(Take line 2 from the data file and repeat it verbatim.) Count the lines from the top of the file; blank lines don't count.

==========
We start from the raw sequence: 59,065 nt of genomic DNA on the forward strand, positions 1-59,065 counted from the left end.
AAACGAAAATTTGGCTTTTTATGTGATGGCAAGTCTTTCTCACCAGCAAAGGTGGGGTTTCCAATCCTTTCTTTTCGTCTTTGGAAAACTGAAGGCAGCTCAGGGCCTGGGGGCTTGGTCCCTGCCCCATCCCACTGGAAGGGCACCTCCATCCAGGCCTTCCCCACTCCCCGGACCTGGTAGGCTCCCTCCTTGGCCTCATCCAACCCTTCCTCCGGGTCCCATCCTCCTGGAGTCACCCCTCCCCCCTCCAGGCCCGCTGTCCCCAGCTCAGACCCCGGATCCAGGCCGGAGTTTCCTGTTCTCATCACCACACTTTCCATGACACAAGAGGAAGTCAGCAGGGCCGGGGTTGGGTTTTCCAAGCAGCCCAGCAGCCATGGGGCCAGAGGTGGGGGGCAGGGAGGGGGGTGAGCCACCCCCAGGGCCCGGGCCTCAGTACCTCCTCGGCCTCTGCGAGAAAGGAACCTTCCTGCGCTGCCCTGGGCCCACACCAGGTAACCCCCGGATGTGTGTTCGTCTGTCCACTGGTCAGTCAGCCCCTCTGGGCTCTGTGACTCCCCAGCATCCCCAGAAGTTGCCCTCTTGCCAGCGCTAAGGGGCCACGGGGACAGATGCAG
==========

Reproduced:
AAACGAAAATTTGGCTTTTTATGTGATGGCAAGTCTTTCTCACCAGCAAAGGTGGGGTTTCCAATCCTTTCTTTTCGTCTTTGGAAAACTGAAGGCAGCTCAGGGCCTGGGGGCTTGGTCCCTGCCCCATCCCACTGGAAGGGCACCTCCATCCAGGCCTTCCCCACTCCCCGGACCTGGTAGGCTCCCTCCTTGGCCTCATCCAACCCTTCCTCCGGGTCCCATCCTCCTGGAGTCACCCCTCCCCCCTCCAGGCCCGCTGTCCCCAGCTCAGACCCCGGATCCAGGCCGGAGTTTCCTGTTCTCATCACCACACTTTCCATGACACAAGAGGAAGTCAGCAGGGCCGGGGTTGGGTTTTCCAAGCAGCCCAGCAGCCATGGGGCCAGAGGTGGGGGGCAGGGAGGGGGGTGAGCCACCCCCAGGGCCCGGGCCTCAGTACCTCCTCGGCCTCTGCGAGAAAGGAACCTTCCTGCGCTGCCCTGGGCCCACACCAGGTAACCCCCGGATGTGTGTTCGTCTGTCCACTGGTCAGTCAGCCCCTCTGGGCTCTGTGACTCCCCAGCATCCCCAGAAGTTGCCCTCTTGCCAGCGCTAAGGGGCCACGGGGACAGATGCAG